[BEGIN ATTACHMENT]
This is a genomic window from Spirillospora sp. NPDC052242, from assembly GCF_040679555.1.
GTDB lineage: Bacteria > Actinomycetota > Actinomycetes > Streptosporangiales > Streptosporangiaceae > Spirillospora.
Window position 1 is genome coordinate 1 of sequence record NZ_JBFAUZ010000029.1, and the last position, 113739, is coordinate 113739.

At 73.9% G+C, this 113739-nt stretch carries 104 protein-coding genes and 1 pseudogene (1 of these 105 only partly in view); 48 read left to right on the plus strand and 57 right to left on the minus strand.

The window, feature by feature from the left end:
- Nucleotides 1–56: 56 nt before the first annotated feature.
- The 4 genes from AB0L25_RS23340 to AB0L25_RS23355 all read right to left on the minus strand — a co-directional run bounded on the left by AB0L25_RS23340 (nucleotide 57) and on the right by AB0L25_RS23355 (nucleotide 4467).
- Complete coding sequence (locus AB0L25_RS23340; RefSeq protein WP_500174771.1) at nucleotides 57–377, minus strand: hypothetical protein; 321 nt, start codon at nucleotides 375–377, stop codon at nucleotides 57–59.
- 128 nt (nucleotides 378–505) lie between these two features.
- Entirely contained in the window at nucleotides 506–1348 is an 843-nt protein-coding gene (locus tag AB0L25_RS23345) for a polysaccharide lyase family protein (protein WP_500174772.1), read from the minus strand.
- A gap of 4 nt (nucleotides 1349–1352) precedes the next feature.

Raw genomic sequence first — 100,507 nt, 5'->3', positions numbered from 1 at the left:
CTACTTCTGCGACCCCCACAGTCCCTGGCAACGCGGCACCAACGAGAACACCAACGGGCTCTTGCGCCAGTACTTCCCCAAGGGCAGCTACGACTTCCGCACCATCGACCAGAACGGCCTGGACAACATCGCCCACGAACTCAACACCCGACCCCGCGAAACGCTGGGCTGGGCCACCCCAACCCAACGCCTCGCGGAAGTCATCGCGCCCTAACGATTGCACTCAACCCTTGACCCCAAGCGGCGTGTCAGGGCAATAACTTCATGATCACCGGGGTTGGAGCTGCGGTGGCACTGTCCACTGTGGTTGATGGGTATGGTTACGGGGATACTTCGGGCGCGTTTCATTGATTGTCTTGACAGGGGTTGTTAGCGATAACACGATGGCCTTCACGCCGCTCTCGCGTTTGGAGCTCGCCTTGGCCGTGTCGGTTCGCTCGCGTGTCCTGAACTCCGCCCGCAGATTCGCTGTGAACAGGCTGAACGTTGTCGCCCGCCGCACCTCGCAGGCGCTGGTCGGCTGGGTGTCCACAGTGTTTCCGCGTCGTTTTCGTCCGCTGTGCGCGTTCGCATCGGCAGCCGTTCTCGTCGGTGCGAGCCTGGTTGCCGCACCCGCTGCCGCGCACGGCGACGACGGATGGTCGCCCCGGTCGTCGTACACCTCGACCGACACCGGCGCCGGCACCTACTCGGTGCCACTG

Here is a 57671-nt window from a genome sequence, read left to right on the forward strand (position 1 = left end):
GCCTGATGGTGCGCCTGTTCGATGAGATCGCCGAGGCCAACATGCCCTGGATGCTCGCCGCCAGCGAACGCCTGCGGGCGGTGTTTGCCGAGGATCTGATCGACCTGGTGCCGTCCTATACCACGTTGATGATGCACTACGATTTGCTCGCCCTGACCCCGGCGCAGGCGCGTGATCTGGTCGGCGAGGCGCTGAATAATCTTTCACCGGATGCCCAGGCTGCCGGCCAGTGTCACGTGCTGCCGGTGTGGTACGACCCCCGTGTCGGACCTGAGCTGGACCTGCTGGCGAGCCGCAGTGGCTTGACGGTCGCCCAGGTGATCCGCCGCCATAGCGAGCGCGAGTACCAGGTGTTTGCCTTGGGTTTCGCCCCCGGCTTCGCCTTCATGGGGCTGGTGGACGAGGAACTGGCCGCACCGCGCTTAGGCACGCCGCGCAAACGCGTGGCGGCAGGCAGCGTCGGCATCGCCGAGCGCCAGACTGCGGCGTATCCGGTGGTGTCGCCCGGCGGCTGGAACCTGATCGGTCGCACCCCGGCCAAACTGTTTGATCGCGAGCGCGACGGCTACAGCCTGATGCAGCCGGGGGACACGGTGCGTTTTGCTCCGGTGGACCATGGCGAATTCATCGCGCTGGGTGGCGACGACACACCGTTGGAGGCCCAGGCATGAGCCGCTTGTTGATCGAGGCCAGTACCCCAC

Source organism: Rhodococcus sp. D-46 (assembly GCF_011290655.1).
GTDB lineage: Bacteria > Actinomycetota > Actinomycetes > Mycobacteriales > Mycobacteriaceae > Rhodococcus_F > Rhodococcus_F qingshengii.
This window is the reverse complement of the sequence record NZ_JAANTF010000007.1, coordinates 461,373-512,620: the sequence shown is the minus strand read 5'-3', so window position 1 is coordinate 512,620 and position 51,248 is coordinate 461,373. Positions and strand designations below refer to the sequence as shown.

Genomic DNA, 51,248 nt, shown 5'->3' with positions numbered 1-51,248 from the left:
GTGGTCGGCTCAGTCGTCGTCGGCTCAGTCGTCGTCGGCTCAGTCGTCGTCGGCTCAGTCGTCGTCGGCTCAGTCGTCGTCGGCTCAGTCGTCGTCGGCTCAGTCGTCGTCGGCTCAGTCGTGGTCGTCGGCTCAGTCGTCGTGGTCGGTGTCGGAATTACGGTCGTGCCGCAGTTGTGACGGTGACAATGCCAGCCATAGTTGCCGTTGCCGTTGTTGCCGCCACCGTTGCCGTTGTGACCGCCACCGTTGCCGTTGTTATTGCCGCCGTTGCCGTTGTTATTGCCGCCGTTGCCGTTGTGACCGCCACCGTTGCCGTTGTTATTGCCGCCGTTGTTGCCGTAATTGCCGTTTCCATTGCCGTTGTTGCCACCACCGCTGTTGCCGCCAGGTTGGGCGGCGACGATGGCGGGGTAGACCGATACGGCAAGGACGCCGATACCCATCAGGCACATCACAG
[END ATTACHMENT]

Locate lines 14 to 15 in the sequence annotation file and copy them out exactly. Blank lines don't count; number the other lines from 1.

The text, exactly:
Here is a 57671-nt window from a genome sequence, read left to right on the forward strand (position 1 = left end):
GCCTGATGGTGCGCCTGTTCGATGAGATCGCCGAGGCCAACATGCCCTGGATGCTCGCCGCCAGCGAACGCCTGCGGGCGGTGTTTGCCGAGGATCTGATCGACCTGGTGCCGTCCTATACCACGTTGATGATGCACTACGATTTGCTCGCCCTGACCCCGGCGCAGGCGCGTGATCTGGTCGGCGAGGCGCTGAATAATCTTTCACCGGATGCCCAGGCTGCCGGCCAGTGTCACGTGCTGCCGGTGTGGTACGACCCCCGTGTCGGACCTGAGCTGGACCTGCTGGCGAGCCGCAGTGGCTTGACGGTCGCCCAGGTGATCCGCCGCCATAGCGAGCGCGAGTACCAGGTGTTTGCCTTGGGTTTCGCCCCCGGCTTCGCCTTCATGGGGCTGGTGGACGAGGAACTGGCCGCACCGCGCTTAGGCACGCCGCGCAAACGCGTGGCGGCAGGCAGCGTCGGCATCGCCGAGCGCCAGACTGCGGCGTATCCGGTGGTGTCGCCCGGCGGCTGGAACCTGATCGGTCGCACCCCGGCCAAACTGTTTGATCGCGAGCGCGACGGCTACAGCCTGATGCAGCCGGGGGACACGGTGCGTTTTGCTCCGGTGGACCATGGCGAATTCATCGCGCTGGGTGGCGACGACACACCGTTGGAGGCCCAGGCATGAGCCGCTTGTTGATCGAGGCCAGTACCCCAC